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Yo-yo dieting refers to constant fluctuations in weight through unhealthy weight loss methods. The name comes from the spinning yo-yo toy that moves up and down repeatedly. In a similar manner, yo-yo dieters repeatedly move up and down in their weight gain and loss. Yo-yo dieting is both a risk to health and an ineffective way of losing weight and keeping it off.
The yo-yo dieter often tries to lose weight too quickly. He or she may skip meals, reduce calories too much, or follow fad diets. Fad diets are those that drastically restrict calories and/or stress extreme eating such as only eating grapefruit or cabbage soup. Although initial weight loss may easily result from these efforts the after effects on the body may actually limit further weight loss because the body's metabolism tends to slow down.
Metabolism refers to the body's food burning system. When calories or nutrition is too limited, the body defends itself against starvation by storing energy and this causes a slower metabolism. A slower metabolism leads to slower weight loss and a loss of muscle tone may also result. The dieter often feels frustrated that the strict diet is no longer working and engages in binge eating and/or returns to eating the same amount of calories and fat he or she did before starting the diet. The increase in fat and calories leads to weight gain and because the metabolism is affected again the dieter may even end up at a higher body weight than before the diet.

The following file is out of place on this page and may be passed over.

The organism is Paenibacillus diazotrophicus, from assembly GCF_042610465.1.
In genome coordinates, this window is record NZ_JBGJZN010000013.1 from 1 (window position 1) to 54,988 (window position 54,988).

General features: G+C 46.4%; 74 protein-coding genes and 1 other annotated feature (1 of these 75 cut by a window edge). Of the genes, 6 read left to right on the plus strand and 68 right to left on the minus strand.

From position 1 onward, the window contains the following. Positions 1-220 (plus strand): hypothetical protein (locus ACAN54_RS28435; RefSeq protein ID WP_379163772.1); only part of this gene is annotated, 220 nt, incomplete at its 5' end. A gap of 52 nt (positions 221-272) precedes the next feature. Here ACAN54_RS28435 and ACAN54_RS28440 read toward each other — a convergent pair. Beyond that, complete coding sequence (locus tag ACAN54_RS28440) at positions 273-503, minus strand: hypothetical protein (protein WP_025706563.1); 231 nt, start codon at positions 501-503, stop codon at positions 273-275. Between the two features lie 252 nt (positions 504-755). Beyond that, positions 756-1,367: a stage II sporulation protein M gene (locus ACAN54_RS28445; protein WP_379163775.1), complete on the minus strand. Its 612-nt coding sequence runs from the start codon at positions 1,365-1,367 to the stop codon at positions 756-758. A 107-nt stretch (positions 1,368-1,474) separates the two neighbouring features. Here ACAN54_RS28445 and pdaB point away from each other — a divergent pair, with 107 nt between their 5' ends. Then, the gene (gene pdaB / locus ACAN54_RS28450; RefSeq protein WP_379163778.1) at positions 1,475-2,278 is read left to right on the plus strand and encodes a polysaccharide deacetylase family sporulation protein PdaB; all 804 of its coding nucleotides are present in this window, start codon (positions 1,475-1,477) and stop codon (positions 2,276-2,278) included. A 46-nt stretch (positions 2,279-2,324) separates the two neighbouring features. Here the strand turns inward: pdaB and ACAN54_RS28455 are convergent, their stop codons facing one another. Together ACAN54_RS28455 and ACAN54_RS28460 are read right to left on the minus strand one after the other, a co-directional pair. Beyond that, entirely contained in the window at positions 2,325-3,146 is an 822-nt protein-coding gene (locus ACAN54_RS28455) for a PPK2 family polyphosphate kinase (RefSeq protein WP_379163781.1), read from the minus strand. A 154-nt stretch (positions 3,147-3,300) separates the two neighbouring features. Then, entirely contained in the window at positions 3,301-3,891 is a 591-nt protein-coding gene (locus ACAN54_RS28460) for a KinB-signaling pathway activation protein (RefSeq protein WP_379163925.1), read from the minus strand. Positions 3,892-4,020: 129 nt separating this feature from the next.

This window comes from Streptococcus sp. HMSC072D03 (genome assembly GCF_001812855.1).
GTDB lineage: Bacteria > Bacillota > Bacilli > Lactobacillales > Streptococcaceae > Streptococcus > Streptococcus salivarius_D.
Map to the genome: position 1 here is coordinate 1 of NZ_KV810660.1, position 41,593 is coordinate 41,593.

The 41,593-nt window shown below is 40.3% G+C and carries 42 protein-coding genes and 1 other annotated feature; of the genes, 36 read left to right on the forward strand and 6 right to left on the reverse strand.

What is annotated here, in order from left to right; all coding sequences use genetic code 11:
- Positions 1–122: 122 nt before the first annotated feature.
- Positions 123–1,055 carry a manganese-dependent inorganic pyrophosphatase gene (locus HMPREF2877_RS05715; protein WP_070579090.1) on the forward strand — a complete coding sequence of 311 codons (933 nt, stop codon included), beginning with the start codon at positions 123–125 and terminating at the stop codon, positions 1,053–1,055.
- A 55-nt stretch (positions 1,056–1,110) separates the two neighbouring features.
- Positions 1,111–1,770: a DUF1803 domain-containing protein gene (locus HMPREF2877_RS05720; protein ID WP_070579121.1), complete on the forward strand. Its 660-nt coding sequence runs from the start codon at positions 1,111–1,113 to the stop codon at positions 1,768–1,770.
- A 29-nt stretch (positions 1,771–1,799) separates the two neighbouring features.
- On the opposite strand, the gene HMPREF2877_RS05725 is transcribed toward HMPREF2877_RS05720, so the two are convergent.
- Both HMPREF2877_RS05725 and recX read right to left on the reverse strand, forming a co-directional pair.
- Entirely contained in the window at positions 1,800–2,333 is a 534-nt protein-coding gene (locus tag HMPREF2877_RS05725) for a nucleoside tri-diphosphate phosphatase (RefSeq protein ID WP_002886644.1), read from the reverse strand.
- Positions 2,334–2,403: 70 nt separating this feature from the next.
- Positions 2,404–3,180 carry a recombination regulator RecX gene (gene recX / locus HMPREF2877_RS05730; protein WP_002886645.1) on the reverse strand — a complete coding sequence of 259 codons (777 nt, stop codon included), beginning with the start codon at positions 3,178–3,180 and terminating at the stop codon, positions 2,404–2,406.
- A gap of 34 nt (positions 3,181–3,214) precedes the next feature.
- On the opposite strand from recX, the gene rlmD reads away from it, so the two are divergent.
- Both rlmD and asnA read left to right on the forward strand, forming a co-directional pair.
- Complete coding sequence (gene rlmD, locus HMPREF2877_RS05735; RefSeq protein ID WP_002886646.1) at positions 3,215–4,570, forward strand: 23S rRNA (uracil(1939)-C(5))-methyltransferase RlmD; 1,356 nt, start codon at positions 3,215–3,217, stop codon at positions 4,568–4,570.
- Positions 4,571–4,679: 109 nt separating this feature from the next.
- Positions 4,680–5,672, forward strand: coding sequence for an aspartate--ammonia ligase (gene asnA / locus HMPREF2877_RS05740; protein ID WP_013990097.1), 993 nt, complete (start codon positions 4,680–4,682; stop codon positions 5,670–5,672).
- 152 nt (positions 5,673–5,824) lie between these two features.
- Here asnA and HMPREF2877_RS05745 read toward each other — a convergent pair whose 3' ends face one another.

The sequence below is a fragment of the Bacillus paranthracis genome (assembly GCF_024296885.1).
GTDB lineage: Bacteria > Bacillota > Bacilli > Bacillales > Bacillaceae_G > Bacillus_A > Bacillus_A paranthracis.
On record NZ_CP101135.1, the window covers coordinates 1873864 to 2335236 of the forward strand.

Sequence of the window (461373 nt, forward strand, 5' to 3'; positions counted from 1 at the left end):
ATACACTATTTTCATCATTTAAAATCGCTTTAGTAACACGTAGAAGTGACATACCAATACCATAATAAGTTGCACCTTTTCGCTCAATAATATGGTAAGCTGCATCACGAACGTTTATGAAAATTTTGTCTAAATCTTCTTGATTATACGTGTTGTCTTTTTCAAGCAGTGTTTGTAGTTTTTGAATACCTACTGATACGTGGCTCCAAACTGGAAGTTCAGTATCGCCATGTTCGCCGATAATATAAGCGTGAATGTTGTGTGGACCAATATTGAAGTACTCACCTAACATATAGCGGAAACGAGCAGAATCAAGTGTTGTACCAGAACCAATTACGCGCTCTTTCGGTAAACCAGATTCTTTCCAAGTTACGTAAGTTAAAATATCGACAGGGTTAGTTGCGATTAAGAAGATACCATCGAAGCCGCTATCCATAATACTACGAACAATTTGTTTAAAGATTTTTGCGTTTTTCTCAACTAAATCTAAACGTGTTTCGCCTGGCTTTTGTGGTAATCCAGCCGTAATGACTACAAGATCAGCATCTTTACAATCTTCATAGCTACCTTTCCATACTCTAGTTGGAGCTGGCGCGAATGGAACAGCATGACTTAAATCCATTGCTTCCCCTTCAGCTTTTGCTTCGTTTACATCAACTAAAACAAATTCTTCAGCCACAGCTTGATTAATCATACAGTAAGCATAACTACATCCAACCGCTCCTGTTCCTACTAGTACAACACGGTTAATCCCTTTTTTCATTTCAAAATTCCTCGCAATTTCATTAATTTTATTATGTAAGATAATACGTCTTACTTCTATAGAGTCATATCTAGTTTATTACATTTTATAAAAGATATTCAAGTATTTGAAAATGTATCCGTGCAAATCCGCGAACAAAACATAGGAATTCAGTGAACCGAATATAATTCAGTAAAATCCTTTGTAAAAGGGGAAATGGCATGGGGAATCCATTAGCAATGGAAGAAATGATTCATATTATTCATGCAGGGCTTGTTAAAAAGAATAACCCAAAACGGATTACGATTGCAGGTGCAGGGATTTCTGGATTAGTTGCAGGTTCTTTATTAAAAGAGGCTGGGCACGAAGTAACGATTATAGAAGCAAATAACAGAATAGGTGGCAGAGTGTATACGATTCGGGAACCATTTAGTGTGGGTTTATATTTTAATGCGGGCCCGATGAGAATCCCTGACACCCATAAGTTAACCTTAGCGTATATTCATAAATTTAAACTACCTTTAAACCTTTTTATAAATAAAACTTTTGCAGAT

When the dieter then tries to lose weight again the yo-yo dieting cycle occurs and tends to continue with alternating periods of weight loss and weight gain. The constant fluctuations in weight further compromise metabolism and put stress on organs. For example, several studies have indicated that yo-yo dieting puts dieters at an increased risk of heart disease.
Fad diets and yo-yo dieting should always be avoided. Weight loss should instead be considered a slow and steady process that involves a healthy balanced diet and regular physical exercise. The body's metabolism has been shown to work at its most efficient when breakfast is eaten and small meals and snacks are consumed every few hours throughout the day. A doctor may recommend food and exercise plans that coordinate with a patient's overall health.
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